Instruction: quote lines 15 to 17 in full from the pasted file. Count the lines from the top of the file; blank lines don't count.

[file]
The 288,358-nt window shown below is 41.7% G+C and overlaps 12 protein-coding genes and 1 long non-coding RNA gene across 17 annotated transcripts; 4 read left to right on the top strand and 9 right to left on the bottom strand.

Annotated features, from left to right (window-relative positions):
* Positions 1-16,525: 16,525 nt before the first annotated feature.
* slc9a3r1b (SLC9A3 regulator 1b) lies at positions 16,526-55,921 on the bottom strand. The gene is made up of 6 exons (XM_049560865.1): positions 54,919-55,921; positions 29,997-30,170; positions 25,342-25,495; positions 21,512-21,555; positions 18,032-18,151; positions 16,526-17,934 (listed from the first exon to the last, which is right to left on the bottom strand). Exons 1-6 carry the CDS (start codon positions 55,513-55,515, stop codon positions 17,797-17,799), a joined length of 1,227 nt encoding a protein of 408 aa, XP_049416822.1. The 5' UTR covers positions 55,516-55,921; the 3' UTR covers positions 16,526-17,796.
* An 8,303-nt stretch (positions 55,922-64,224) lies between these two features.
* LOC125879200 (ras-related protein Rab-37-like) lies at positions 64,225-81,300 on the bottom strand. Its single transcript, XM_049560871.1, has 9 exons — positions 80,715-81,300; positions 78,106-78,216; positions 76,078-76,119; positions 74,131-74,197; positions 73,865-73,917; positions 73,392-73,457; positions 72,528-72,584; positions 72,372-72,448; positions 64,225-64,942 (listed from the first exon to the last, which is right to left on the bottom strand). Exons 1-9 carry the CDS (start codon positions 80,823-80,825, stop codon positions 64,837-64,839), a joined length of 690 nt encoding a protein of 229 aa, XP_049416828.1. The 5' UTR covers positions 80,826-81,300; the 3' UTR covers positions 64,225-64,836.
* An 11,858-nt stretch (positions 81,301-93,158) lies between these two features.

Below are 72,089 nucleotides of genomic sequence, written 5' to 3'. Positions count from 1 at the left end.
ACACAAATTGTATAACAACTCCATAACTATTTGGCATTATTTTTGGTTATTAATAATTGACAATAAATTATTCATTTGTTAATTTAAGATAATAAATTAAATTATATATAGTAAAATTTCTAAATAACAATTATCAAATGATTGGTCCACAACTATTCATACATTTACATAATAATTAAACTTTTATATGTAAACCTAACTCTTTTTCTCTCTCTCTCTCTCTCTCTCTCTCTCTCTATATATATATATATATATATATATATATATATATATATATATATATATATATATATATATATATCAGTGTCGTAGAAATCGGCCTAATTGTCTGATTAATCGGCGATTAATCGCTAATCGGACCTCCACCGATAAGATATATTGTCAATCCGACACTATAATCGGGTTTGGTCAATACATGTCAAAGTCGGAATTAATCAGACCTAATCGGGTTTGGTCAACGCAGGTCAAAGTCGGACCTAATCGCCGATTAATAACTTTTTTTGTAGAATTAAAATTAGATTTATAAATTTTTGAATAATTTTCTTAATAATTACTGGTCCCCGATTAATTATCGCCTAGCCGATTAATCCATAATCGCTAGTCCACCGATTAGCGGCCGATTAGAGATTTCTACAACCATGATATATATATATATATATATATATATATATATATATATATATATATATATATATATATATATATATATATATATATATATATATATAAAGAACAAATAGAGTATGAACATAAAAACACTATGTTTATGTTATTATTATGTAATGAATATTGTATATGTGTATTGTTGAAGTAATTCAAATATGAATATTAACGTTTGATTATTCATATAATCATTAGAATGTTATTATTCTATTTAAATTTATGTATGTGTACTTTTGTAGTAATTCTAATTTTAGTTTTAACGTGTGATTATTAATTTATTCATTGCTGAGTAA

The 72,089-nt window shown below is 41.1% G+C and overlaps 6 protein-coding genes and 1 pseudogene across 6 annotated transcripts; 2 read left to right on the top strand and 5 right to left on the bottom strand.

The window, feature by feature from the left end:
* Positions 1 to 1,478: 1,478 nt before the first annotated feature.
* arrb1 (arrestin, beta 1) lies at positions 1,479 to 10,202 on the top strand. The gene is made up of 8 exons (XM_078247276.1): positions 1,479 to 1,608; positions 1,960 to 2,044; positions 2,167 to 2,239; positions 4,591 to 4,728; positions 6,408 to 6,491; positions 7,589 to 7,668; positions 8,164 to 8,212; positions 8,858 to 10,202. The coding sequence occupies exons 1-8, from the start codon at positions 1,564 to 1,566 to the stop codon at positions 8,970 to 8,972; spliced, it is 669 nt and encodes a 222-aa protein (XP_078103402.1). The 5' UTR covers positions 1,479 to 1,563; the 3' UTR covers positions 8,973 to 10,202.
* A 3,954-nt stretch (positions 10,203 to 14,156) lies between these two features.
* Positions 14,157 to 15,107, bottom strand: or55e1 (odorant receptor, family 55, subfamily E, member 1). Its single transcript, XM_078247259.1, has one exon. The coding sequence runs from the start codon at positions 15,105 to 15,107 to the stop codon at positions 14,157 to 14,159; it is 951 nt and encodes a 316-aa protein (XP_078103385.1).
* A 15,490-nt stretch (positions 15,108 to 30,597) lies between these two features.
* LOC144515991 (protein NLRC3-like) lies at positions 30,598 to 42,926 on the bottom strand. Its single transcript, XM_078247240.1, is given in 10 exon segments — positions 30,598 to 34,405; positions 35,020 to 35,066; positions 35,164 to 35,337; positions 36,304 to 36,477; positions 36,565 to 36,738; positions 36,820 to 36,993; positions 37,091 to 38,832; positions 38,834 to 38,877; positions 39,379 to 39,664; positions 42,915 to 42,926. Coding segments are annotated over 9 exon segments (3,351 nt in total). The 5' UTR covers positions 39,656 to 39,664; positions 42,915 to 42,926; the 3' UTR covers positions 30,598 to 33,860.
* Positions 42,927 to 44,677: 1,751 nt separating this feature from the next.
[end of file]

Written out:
* Positions 14,157 to 15,107, bottom strand: or55e1 (odorant receptor, family 55, subfamily E, member 1). Its single transcript, XM_078247259.1, has one exon. The coding sequence runs from the start codon at positions 15,105 to 15,107 to the stop codon at positions 14,157 to 14,159; it is 951 nt and encodes a 316-aa protein (XP_078103385.1).
* A 15,490-nt stretch (positions 15,108 to 30,597) lies between these two features.
* LOC144515991 (protein NLRC3-like) lies at positions 30,598 to 42,926 on the bottom strand. Its single transcript, XM_078247240.1, is given in 10 exon segments — positions 30,598 to 34,405; positions 35,020 to 35,066; positions 35,164 to 35,337; positions 36,304 to 36,477; positions 36,565 to 36,738; positions 36,820 to 36,993; positions 37,091 to 38,832; positions 38,834 to 38,877; positions 39,379 to 39,664; positions 42,915 to 42,926. Coding segments are annotated over 9 exon segments (3,351 nt in total). The 5' UTR covers positions 39,656 to 39,664; positions 42,915 to 42,926; the 3' UTR covers positions 30,598 to 33,860.